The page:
Arkansas with chance to keep state of Texas angry about football
The state of Texas loves its football, and there’s not a lot for which to cheer right now.
Texas remains mediocre as first-year head coach Charlie Strong looks to revive a fledgling program. Texas A&M won just seven games, a regression after two Johnny Football-crazed seasons in College Station. Texas Tech won only four games and the honeymoon phase for GQ man-turned-coach Kliff Kingsbury.
And well, Baylor and TCU, it got left out of the party.
Heck, even the Cowboys may lose in the first round of the playoffs (even making the playoffs would be an accomplishment for that team).
Related: Arkansas learning about Texas ‘hate’
Arkansas dominated the Red Raiders in Lubbock, and nearly upset then-No. 6 Texas A&M in Dallas in September. The Razorbacks and Aggies were two much different teams than they were down the stretch, however. Bret Bielema’s team now turns its attention to Texas, looking to beat the patriarch of Texas college football, a feat it has not accomplished since 2003.
When Texas and Arkansas face off in the Texas Bowl on Monday, Dec. 29. in Houston, it will be two 6-6, evenly-matched teams. Storied programs that have been down and are looking to find their ways back to the top.
Based on history, though, it feels like Texas is the big brother that always beat up on the Razorbacks.
The Longhorns have won 56 of the 77 all-time meetings between the two teams. Texas won seven of the final nine meetings during the last decade both the Longhorns and Hogs spent as members of the Southwest Conference.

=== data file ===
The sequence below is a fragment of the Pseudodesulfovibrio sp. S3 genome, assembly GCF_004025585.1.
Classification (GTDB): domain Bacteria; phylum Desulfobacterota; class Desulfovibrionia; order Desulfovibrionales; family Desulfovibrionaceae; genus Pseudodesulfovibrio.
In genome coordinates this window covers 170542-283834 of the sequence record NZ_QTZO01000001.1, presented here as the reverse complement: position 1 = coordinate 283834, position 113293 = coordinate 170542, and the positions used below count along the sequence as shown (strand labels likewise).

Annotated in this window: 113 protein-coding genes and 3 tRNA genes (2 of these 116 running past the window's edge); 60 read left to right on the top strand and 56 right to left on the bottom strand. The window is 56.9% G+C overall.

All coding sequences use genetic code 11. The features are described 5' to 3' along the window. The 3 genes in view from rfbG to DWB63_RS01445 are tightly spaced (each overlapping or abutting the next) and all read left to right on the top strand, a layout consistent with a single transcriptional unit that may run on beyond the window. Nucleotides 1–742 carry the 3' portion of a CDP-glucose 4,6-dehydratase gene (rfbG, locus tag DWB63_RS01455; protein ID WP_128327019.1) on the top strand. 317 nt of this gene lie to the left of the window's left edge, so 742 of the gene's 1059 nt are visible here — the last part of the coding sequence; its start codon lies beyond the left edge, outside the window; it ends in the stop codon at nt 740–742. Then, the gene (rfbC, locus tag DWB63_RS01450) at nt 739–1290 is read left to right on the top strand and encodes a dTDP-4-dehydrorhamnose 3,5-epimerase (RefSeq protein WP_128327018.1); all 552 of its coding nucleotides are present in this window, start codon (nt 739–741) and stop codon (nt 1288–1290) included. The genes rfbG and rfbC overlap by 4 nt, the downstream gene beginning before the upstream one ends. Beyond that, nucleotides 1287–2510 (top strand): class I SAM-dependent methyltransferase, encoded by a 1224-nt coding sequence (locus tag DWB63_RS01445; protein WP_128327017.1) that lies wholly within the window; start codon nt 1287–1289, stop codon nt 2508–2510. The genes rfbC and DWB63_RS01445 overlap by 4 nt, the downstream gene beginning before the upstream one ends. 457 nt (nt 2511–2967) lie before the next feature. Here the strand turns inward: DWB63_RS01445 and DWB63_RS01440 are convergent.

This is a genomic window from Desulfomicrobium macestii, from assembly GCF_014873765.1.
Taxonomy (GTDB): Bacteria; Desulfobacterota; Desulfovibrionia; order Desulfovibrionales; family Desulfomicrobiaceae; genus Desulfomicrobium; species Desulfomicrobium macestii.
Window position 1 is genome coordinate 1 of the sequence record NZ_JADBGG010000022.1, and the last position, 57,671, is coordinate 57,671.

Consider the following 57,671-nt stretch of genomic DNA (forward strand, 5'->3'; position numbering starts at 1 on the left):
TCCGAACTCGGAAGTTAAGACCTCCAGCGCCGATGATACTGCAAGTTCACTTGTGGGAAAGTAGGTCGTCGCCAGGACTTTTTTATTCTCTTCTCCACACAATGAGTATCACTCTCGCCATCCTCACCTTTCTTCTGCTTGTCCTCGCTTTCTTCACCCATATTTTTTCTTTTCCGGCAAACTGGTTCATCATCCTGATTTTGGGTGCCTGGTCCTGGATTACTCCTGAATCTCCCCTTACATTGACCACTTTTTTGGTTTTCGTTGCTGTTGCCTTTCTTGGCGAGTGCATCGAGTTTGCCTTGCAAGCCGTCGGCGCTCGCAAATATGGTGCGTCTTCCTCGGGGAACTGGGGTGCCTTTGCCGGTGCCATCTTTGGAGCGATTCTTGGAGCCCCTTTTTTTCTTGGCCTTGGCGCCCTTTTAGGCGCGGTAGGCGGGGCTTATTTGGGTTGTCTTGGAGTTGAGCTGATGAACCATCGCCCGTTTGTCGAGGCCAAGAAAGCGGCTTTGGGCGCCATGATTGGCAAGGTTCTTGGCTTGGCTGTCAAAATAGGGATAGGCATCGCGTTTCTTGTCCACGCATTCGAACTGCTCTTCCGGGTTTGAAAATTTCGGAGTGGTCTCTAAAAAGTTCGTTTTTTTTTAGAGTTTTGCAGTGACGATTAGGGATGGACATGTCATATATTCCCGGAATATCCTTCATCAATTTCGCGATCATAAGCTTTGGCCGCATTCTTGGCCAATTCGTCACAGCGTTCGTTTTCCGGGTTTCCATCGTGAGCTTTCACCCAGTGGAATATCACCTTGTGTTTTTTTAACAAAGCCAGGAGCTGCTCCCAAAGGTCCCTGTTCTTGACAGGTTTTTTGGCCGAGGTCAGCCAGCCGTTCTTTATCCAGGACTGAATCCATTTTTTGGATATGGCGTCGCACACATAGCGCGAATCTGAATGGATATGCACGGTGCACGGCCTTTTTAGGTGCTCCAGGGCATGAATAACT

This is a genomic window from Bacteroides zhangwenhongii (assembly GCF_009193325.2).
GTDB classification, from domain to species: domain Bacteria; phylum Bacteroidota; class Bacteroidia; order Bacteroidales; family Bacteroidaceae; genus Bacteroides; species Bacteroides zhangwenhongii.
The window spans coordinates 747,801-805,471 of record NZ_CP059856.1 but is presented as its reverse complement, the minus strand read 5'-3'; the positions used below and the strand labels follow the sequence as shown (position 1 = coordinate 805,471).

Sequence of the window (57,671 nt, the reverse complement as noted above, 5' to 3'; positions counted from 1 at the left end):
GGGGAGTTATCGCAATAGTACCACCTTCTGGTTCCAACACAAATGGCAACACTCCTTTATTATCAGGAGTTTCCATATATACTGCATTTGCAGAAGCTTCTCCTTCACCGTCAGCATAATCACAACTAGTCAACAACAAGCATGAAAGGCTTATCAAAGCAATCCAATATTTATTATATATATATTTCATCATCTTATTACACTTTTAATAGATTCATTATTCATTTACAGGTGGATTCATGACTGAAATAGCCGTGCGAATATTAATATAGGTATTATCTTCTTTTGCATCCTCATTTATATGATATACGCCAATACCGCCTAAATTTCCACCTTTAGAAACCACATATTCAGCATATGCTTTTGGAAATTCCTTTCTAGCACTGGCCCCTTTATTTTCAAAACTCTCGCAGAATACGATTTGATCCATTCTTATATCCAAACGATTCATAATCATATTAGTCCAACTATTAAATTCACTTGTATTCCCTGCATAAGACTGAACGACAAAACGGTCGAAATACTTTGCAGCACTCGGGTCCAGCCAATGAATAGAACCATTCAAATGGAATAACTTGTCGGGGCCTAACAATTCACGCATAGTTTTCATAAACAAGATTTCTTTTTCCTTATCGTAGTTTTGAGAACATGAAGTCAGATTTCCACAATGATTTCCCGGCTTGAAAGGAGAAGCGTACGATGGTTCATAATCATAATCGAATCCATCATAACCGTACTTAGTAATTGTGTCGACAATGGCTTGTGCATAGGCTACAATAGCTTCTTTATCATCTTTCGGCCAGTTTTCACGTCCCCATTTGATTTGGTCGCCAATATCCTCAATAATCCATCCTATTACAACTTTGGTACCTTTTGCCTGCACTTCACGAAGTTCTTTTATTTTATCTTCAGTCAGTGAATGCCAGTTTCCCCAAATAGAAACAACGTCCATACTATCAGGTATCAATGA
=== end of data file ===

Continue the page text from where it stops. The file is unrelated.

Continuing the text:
Perhaps the thing that may sour Texas’ season more than anything would a bowl loss to its old nemesis.
Related: With a bright future ahead, Arkansas revisits past with bowl vs. Texas
The tones around the Arkansas and Texas programs are stark.
The Razorbacks faithful has bought into what Bielema is doing in Fayetteville, perhaps the defining moment coming in the wake of the Hogs’ 17-0 win over LSU when fans rushed the field.
Meanwhile in Austin, Strong’s tenure got off to a rocky start. He had to clear house, baffling many Texas fans when they thought Strong was brought in to right the ship. The Longhorns rather unimpressively limped to six wins. However, a bowl loss to Arkansas may not be what the doctor ordered.
Arkansas wants to be Texas. Texas, perhaps, needs to beat Arkansas.
A win for the Hogs, along with the recruiting benefits the Texas Bowl present, could send the Lone Star state into a tailspin.
And what more could the Arkansas faithful want?